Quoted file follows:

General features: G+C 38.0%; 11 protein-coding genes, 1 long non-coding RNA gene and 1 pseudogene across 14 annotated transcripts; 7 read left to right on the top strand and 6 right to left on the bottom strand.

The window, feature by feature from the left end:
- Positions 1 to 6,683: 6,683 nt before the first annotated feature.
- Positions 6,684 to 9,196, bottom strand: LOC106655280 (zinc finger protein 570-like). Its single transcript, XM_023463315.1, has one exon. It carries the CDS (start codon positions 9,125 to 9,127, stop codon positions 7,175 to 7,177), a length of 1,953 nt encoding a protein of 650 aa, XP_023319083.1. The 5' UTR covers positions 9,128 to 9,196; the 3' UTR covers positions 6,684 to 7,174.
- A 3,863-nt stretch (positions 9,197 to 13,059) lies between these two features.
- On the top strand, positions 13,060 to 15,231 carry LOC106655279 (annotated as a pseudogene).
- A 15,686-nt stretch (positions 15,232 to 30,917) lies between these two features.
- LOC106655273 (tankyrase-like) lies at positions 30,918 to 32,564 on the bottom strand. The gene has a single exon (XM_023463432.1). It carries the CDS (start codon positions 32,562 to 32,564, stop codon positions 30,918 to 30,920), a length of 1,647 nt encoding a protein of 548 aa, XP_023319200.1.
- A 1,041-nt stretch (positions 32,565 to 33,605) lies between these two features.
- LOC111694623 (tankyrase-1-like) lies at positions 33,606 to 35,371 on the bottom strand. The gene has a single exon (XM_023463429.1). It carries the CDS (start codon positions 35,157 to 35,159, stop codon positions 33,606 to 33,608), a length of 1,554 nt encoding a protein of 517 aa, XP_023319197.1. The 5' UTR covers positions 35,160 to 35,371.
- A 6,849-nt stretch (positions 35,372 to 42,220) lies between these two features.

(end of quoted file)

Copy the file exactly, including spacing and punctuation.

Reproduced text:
General features: G+C 38.0%; 11 protein-coding genes, 1 long non-coding RNA gene and 1 pseudogene across 14 annotated transcripts; 7 read left to right on the top strand and 6 right to left on the bottom strand.

The window, feature by feature from the left end:
- Positions 1 to 6,683: 6,683 nt before the first annotated feature.
- Positions 6,684 to 9,196, bottom strand: LOC106655280 (zinc finger protein 570-like). Its single transcript, XM_023463315.1, has one exon. It carries the CDS (start codon positions 9,125 to 9,127, stop codon positions 7,175 to 7,177), a length of 1,953 nt encoding a protein of 650 aa, XP_023319083.1. The 5' UTR covers positions 9,128 to 9,196; the 3' UTR covers positions 6,684 to 7,174.
- A 3,863-nt stretch (positions 9,197 to 13,059) lies between these two features.
- On the top strand, positions 13,060 to 15,231 carry LOC106655279 (annotated as a pseudogene).
- A 15,686-nt stretch (positions 15,232 to 30,917) lies between these two features.
- LOC106655273 (tankyrase-like) lies at positions 30,918 to 32,564 on the bottom strand. The gene has a single exon (XM_023463432.1). It carries the CDS (start codon positions 32,562 to 32,564, stop codon positions 30,918 to 30,920), a length of 1,647 nt encoding a protein of 548 aa, XP_023319200.1.
- A 1,041-nt stretch (positions 32,565 to 33,605) lies between these two features.
- LOC111694623 (tankyrase-1-like) lies at positions 33,606 to 35,371 on the bottom strand. The gene has a single exon (XM_023463429.1). It carries the CDS (start codon positions 35,157 to 35,159, stop codon positions 33,606 to 33,608), a length of 1,554 nt encoding a protein of 517 aa, XP_023319197.1. The 5' UTR covers positions 35,160 to 35,371.
- A 6,849-nt stretch (positions 35,372 to 42,220) lies between these two features.